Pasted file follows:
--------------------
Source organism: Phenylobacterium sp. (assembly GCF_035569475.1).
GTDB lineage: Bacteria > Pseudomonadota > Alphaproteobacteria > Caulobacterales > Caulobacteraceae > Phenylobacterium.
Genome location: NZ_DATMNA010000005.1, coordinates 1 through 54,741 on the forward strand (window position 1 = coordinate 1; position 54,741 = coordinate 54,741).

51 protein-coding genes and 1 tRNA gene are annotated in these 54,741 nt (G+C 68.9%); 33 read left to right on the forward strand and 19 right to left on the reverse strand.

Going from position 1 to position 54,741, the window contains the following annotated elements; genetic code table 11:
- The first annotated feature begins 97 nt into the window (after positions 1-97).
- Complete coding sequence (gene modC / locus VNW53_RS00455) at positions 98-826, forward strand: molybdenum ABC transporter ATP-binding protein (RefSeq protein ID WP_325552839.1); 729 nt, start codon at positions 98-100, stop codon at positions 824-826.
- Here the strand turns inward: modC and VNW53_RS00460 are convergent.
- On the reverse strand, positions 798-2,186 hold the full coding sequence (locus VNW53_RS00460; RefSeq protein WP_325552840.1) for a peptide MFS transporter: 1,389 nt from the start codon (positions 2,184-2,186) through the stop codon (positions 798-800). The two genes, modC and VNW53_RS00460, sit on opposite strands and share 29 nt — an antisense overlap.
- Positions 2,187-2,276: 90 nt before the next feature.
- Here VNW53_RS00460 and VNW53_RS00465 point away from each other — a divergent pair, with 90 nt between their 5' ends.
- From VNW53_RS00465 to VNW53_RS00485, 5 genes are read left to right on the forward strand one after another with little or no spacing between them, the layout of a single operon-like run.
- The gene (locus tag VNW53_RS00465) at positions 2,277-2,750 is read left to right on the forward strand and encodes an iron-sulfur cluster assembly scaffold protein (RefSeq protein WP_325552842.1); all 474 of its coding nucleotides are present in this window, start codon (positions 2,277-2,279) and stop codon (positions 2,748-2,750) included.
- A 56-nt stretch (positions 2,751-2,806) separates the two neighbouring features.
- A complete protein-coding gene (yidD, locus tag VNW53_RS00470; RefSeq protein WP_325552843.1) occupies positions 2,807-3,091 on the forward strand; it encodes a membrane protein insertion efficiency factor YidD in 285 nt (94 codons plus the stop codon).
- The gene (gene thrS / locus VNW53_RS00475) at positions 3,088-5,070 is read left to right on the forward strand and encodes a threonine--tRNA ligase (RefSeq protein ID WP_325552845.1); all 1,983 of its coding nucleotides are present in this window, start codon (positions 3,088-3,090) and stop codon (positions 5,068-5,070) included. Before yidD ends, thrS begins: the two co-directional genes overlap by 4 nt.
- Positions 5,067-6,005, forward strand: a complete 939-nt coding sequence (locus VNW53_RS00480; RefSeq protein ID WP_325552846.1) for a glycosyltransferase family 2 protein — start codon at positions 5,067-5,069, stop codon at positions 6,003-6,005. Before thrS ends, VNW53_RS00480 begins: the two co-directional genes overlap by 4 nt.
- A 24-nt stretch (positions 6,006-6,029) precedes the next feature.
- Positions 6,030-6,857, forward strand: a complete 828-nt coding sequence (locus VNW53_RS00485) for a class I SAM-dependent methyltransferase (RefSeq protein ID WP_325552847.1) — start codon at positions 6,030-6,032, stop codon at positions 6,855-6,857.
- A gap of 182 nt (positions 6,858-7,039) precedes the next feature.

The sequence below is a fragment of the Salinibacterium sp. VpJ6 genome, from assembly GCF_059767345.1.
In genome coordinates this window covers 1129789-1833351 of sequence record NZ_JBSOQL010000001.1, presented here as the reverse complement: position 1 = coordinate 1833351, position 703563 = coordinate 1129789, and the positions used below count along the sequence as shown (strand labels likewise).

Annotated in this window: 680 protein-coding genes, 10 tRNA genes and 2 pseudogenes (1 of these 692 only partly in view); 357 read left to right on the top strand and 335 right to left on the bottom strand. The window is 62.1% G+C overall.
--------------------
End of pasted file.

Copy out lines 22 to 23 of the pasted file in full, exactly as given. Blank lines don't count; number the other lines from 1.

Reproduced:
In genome coordinates this window covers 1129789-1833351 of sequence record NZ_JBSOQL010000001.1, presented here as the reverse complement: position 1 = coordinate 1833351, position 703563 = coordinate 1129789, and the positions used below count along the sequence as shown (strand labels likewise).

Annotated in this window: 680 protein-coding genes, 10 tRNA genes and 2 pseudogenes (1 of these 692 only partly in view); 357 read left to right on the top strand and 335 right to left on the bottom strand. The window is 62.1% G+C overall.